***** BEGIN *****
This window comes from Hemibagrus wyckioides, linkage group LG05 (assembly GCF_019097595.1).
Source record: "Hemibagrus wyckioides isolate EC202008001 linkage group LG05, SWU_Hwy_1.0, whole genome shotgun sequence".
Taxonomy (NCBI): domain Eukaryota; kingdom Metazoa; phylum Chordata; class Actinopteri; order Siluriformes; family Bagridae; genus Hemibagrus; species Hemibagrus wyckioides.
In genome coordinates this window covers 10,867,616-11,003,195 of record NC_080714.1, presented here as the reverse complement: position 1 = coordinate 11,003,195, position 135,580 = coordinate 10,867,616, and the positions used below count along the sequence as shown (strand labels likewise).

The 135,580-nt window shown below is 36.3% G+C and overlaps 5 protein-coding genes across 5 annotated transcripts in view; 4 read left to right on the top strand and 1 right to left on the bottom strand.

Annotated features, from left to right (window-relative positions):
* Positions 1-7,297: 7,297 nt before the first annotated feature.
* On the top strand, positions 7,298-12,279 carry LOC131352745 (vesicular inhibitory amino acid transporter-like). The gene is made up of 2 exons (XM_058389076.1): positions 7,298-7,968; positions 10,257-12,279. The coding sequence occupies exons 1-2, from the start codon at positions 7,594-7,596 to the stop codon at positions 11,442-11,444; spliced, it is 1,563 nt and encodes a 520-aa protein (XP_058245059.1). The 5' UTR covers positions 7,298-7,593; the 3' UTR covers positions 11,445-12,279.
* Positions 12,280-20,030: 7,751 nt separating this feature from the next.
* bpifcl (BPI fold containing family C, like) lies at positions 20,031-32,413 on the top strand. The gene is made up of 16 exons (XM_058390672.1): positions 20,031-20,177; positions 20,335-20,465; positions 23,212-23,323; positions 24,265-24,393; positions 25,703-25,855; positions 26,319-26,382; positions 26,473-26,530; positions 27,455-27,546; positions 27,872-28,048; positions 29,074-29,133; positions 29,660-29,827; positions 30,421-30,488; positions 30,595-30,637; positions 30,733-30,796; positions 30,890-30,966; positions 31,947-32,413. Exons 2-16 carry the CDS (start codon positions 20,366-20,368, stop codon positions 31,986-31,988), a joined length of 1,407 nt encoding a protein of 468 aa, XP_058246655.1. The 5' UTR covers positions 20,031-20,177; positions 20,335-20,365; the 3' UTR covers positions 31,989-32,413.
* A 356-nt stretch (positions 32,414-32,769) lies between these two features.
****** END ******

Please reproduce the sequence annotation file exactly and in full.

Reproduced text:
This window comes from Hemibagrus wyckioides, linkage group LG05 (assembly GCF_019097595.1).
Source record: "Hemibagrus wyckioides isolate EC202008001 linkage group LG05, SWU_Hwy_1.0, whole genome shotgun sequence".
Taxonomy (NCBI): domain Eukaryota; kingdom Metazoa; phylum Chordata; class Actinopteri; order Siluriformes; family Bagridae; genus Hemibagrus; species Hemibagrus wyckioides.
In genome coordinates this window covers 10,867,616-11,003,195 of record NC_080714.1, presented here as the reverse complement: position 1 = coordinate 11,003,195, position 135,580 = coordinate 10,867,616, and the positions used below count along the sequence as shown (strand labels likewise).

The 135,580-nt window shown below is 36.3% G+C and overlaps 5 protein-coding genes across 5 annotated transcripts in view; 4 read left to right on the top strand and 1 right to left on the bottom strand.

Annotated features, from left to right (window-relative positions):
* Positions 1-7,297: 7,297 nt before the first annotated feature.
* On the top strand, positions 7,298-12,279 carry LOC131352745 (vesicular inhibitory amino acid transporter-like). The gene is made up of 2 exons (XM_058389076.1): positions 7,298-7,968; positions 10,257-12,279. The coding sequence occupies exons 1-2, from the start codon at positions 7,594-7,596 to the stop codon at positions 11,442-11,444; spliced, it is 1,563 nt and encodes a 520-aa protein (XP_058245059.1). The 5' UTR covers positions 7,298-7,593; the 3' UTR covers positions 11,445-12,279.
* Positions 12,280-20,030: 7,751 nt separating this feature from the next.
* bpifcl (BPI fold containing family C, like) lies at positions 20,031-32,413 on the top strand. The gene is made up of 16 exons (XM_058390672.1): positions 20,031-20,177; positions 20,335-20,465; positions 23,212-23,323; positions 24,265-24,393; positions 25,703-25,855; positions 26,319-26,382; positions 26,473-26,530; positions 27,455-27,546; positions 27,872-28,048; positions 29,074-29,133; positions 29,660-29,827; positions 30,421-30,488; positions 30,595-30,637; positions 30,733-30,796; positions 30,890-30,966; positions 31,947-32,413. Exons 2-16 carry the CDS (start codon positions 20,366-20,368, stop codon positions 31,986-31,988), a joined length of 1,407 nt encoding a protein of 468 aa, XP_058246655.1. The 5' UTR covers positions 20,031-20,177; positions 20,335-20,365; the 3' UTR covers positions 31,989-32,413.
* A 356-nt stretch (positions 32,414-32,769) lies between these two features.